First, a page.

climate change

How extreme weather becomes the new normal

 Risky Business is a new report with a number of big names attached, including Michael Bloomberg and Henry Paulson. It’s a climate change risk assessment for business in America, the first of its kind. Major risks are outlined, and then detailed region by region. The most economically damaging of these risks are projected to be “damage to coastal property and infrastructure from rising sea levels and storm surge, climate-driven changes in agricultural and energy demand, and the impact of higher temperatures on labor productivity and public health.”

You can read the report for yourself online, and I may come back to some of the key risks another time. It does a great job of explaining why businesses need to keep the risk of climate change in mind, and the thing I wanted to post today was a case in point. There is lots of speculation about weather events and whether or not they can be attributed to climate change. It’s not really possible to link events directly, but a warming climate makes extreme weather more likely. The odds shorten.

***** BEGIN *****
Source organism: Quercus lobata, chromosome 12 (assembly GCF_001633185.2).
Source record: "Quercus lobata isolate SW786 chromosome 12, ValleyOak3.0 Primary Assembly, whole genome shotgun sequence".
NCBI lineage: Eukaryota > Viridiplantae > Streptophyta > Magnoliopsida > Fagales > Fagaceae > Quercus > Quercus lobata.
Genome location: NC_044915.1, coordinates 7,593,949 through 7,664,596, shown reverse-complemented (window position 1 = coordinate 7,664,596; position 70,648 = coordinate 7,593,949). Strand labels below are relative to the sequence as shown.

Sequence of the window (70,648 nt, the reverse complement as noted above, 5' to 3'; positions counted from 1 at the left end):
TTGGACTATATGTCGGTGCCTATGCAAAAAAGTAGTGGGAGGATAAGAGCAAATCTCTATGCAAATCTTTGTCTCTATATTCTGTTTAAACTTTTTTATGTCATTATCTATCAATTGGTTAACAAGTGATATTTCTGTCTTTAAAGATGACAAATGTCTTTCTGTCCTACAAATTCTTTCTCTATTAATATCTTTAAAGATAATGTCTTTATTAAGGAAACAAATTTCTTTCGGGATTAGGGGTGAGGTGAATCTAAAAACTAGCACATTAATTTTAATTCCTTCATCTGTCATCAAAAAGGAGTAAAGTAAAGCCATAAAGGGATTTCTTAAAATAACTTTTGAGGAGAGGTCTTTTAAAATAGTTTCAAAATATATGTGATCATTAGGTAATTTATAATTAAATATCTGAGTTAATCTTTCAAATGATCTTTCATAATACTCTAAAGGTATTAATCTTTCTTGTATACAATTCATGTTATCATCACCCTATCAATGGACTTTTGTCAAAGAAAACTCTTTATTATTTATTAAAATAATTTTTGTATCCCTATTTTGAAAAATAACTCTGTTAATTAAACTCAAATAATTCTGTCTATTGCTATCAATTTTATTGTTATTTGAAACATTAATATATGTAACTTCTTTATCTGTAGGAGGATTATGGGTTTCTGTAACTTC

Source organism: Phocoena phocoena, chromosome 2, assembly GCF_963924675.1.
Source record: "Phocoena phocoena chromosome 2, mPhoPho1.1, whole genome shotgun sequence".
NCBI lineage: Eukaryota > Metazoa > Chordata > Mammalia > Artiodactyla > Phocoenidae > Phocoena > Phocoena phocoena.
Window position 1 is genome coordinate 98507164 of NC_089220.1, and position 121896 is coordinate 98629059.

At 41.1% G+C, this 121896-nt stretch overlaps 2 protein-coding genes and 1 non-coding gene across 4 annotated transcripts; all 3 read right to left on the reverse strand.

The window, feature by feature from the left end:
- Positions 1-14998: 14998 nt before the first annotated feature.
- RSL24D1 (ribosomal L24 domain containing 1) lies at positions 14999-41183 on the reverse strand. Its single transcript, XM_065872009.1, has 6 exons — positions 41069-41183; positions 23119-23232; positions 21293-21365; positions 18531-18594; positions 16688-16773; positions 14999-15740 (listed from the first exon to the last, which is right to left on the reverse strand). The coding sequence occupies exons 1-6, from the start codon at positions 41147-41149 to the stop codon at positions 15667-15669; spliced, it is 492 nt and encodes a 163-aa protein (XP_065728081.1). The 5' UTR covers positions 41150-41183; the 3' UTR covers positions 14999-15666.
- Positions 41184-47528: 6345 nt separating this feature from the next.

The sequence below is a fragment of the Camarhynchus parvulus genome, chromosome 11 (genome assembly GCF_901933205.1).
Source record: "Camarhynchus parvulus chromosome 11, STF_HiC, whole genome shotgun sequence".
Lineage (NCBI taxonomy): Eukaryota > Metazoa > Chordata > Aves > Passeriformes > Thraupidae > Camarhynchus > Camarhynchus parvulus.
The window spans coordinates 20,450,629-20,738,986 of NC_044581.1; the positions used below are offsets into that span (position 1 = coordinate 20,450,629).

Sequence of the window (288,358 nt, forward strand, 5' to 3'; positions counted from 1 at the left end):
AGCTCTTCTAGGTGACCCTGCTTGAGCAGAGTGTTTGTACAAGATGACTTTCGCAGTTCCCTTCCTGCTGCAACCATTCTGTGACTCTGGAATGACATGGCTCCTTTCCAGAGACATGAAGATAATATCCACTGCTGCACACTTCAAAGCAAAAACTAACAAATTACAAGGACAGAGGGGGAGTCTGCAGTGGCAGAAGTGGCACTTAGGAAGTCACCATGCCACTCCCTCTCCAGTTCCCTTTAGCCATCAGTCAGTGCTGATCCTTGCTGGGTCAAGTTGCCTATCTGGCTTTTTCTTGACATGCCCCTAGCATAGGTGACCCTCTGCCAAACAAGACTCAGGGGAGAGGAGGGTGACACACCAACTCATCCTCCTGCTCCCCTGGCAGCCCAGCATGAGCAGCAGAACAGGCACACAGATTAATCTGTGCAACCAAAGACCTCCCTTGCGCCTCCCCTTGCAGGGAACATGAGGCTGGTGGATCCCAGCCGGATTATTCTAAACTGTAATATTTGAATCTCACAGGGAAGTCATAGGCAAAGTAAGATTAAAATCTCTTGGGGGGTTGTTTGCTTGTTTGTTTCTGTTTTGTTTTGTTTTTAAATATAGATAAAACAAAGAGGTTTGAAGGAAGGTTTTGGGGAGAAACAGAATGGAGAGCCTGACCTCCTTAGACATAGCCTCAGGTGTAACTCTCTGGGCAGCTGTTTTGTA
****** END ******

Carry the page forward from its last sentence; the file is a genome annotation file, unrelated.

Risky Business puts its another way, showing how what is considered normal weather is on the move. You can chart all weather events on a curve, with extreme cold on one side, hot on the other, and the most likely events in the middle. As the climate warms, the potential range of temperatures begins to gradually shift. Colder snaps become less likely. Unusual warmth becomes normal, and new heat records are broken. As if to prove the point, yesterday NOAA announced that this May was the hottest on record.


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